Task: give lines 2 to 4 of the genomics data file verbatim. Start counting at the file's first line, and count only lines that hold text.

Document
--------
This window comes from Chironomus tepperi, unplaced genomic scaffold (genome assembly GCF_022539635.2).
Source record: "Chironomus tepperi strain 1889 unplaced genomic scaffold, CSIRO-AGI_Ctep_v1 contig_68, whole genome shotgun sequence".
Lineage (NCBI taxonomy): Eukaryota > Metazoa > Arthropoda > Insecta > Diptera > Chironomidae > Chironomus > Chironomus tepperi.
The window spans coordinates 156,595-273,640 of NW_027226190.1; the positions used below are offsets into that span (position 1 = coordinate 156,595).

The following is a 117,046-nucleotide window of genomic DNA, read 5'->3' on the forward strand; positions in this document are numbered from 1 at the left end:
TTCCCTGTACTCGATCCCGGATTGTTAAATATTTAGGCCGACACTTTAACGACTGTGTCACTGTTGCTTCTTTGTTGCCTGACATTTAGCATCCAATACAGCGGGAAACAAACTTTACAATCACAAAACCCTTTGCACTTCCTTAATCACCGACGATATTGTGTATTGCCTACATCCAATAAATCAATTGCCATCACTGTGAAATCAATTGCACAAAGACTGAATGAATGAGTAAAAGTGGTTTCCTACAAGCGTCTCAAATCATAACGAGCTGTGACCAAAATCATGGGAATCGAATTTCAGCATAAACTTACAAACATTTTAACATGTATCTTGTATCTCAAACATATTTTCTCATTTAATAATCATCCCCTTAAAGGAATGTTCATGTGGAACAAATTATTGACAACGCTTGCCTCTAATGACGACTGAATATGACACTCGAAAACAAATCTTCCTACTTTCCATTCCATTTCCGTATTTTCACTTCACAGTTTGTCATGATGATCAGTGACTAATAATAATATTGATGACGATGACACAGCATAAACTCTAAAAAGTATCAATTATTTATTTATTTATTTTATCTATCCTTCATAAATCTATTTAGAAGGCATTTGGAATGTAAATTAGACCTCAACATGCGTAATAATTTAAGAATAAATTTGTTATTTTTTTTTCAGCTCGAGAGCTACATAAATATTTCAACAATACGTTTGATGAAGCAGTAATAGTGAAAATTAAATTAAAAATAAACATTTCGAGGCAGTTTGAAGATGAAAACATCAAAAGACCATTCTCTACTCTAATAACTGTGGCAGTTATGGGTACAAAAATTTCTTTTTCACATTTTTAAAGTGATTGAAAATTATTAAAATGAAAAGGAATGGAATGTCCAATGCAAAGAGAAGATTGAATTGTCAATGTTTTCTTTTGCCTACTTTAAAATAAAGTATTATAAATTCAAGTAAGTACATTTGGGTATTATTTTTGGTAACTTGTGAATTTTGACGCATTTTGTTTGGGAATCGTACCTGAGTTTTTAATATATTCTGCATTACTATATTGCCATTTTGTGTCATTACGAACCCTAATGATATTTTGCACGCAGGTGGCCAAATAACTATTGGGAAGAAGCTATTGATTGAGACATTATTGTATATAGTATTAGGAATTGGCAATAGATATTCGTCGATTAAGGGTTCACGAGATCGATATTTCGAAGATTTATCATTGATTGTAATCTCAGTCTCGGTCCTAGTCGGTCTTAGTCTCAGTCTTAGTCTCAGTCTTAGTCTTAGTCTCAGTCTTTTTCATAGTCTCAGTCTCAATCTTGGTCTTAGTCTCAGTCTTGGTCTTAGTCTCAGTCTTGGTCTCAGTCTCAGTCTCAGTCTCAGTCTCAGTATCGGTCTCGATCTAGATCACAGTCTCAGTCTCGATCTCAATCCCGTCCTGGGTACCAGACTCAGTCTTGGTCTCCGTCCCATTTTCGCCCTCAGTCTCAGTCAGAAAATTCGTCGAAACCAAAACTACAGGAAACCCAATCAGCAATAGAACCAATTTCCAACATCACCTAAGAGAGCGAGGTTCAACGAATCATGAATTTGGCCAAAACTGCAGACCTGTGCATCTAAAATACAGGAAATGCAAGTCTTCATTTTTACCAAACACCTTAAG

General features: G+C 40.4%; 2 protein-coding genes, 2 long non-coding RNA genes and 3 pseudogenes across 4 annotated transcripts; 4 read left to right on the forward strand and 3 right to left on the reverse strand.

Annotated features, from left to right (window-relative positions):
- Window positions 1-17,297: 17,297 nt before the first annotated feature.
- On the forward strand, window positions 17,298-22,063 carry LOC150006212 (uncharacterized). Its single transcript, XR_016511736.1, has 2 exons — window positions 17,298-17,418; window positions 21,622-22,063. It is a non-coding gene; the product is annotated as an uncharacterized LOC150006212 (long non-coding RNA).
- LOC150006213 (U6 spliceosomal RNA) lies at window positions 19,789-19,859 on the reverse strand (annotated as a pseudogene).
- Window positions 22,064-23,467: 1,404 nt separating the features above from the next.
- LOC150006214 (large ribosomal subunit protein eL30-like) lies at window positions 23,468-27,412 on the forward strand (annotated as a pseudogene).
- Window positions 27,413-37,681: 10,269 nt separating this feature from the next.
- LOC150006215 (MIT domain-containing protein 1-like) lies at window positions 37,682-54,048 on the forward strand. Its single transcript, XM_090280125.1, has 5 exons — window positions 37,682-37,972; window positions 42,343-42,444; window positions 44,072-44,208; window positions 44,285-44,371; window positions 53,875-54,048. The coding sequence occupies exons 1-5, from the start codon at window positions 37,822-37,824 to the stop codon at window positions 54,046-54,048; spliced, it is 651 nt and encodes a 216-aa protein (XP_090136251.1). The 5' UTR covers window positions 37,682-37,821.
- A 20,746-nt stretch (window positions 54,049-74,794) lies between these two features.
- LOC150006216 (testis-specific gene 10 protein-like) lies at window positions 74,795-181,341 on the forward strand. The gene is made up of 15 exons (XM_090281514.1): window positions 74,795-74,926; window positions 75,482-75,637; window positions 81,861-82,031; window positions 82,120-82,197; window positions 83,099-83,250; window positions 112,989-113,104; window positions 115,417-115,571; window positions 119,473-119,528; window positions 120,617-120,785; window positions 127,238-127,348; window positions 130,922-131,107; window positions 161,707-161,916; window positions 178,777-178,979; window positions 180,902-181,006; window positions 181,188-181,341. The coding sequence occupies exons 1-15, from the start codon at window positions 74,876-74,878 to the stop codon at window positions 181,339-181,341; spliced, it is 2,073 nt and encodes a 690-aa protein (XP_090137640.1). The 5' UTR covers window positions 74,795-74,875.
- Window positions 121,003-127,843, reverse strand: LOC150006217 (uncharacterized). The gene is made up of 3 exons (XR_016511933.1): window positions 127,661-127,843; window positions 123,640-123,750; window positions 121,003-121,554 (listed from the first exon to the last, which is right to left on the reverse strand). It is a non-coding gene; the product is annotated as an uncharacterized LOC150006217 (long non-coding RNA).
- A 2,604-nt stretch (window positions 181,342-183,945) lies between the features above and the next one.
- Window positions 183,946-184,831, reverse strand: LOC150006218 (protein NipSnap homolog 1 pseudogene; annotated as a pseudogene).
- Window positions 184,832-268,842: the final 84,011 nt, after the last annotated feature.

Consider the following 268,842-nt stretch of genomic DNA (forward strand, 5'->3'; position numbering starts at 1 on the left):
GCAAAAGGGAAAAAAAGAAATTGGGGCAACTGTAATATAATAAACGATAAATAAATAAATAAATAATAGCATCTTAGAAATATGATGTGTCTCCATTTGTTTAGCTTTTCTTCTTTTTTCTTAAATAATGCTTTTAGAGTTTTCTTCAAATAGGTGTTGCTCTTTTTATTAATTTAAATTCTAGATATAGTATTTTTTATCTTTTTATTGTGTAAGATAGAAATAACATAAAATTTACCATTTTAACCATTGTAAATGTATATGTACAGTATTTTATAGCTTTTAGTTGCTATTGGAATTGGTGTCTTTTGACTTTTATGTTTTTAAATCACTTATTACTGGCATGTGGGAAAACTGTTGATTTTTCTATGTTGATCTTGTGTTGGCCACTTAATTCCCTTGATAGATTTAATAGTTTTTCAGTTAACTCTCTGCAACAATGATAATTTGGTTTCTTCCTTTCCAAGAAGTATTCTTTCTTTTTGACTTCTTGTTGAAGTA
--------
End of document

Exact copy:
Source record: "Chironomus tepperi strain 1889 unplaced genomic scaffold, CSIRO-AGI_Ctep_v1 contig_68, whole genome shotgun sequence".
Lineage (NCBI taxonomy): Eukaryota > Metazoa > Arthropoda > Insecta > Diptera > Chironomidae > Chironomus > Chironomus tepperi.
The window spans coordinates 156,595-273,640 of NW_027226190.1; the positions used below are offsets into that span (position 1 = coordinate 156,595).